Cell Balance and End of Life

In any battery pack design it is only as strong as the weakest link [4], one bad cell or group of cells in the series string will control the total power and energy available from the pack. This means it is important to match the cells and to keep them balanced throughout the lifetime use of the pack. However, at some point the cell balance or unbalance will be too big to be corrected by the balancing circuit in a reasonable time window thus affecting the end of life. Once this unbalance gets to a point where the cells have less energy than needed to meet the basic requirements this will then be end of life for the pack. Or at the very least a repair process will be required where the failing cells are replaced.

At the beginning of the life of a battery pack we assemble cells with all of the cells in series matched to within ~20mV. 

During use the BMS will further balance the cells to within 1% and as we see a roughly 1V swing in open circuit voltage (OCV) from fully charged to discharge, then 1% is around 10mV. 

That is the biggest OCV difference between the highest and lowest cells in series of 10mV. If the cells drift apart for any reason such as differences in leakage current the BMS will re-balance the string when most appropriate. This balancing can take a long time as balancing currents tend to be very small (~1 to 3mA/Ah).

Normally balancing occurs during a low power charge event.

However, at some point the cell to cell differences will increase, but when are these differences too big? What level of unbalance is too much? When would this signal end of life for the pack?

One Cell Failing

Let us consider the case where one cell is not balancing in a 6s pack, for ease we will consider this to be a 1p configuration. Using a passive resistive based balancing system we would be switching the resistive loads across the good cells to dissipate energy and to keep the cell voltage below the maximum allowed during a charge event.. Thus allowing the cell at lower capacity to be charged.

However, these balancing currents will be very small, let us assume 3mA/Ah. Assuming these cells are 10Ah and the capacity different is 8Ah that means we have a balancing current of 30mA and it would take 8/0.03 = 267 hours to balance. I would suggest that at this point we have a failed pack. A 12 hour charging event would allow the pack to increase in capacity by ~3.6%.

Turning this calculation around we can see that if the unbalance is increasing by >3.6% per use and you are charging it for 12 hours each time it will be losing capacity. You can expand this very simple calculation in a number of ways to allow you to generate requirements and limit cases for the BMS with respect to cell balance and end of life.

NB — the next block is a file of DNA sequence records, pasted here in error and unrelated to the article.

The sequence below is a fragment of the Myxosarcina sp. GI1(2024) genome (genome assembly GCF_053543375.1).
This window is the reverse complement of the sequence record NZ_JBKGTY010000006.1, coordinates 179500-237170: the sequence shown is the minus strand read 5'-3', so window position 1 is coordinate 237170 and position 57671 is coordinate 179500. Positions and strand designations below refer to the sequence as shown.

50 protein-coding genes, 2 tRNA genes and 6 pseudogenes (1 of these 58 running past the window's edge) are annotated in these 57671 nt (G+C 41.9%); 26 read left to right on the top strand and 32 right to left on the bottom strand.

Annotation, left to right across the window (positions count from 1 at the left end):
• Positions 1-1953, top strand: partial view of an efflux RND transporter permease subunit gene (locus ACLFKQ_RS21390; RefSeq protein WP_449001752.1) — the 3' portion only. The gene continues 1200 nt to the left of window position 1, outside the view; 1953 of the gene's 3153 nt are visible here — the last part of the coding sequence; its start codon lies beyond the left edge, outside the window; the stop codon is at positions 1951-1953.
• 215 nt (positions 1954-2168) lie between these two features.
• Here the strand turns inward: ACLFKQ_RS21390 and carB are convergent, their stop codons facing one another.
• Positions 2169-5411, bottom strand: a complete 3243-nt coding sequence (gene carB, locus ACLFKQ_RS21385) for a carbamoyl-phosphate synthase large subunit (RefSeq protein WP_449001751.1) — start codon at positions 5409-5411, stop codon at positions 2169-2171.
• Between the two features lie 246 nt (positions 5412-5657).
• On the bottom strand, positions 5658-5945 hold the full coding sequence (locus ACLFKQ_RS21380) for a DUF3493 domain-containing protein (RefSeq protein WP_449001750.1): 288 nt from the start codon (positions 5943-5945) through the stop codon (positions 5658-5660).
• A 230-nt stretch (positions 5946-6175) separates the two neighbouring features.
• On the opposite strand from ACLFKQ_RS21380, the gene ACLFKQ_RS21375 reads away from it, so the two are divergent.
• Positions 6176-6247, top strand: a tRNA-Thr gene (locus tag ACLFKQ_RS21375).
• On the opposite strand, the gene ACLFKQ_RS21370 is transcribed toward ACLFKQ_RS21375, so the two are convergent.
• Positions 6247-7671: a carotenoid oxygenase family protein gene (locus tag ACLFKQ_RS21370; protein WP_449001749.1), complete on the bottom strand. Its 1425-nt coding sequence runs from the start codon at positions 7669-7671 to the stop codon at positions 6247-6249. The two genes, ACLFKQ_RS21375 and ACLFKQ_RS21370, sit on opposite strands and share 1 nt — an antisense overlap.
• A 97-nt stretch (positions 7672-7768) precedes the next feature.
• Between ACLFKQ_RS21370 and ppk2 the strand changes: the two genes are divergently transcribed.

This post has been built based on the support and sponsorship from: About:EnergyAVANT Future MobilityQuarto Technical ServicesTAE Power Solutions and The Limiting Factor. 

You could improve the balancing circuit and move to an active balancing approach [1,2]. However, this comes at the cost of extra components and will still have a current limit.

Further Questions

  • Do you log the fact that it was not possible to re-balance the cells?
  • How many further attempts do you have at balancing?
  • When does reduced performance equate to end of life?


  1. Yevgen Barsukov, Battery Cell Balancing: What to Balance and How, Texas Instruments
  2. Sihua Wen, Cell balancing buys extra run time and battery life, Texas Instruments
  3. Thorsten Baumhöfer, Manuel Brühl, Susanne Rothgang, Dirk Uwe Sauer, Production caused variation in capacity aging trend and correlation to initial cell performance, Journal of Power Sources, Volume 247, 2014
  4. S. Rothgang, T. Baumhofer and D. U. Sauer, Diversion of Aging of Battery Cells in Automotive Systems2014 IEEE Vehicle Power and Propulsion Conference (VPPC), Coimbra, Portugal, 2014

1 thought on “Cell Balance and End of Life”

  1. I think there can be an in depth approach to balancing based on the intricacies of minimizing balancing current.

    You need to be able to predict the Self-Discharge based on time, temp and capacity. Heavy testing needs to be performed in order to validate Balancing Approach.

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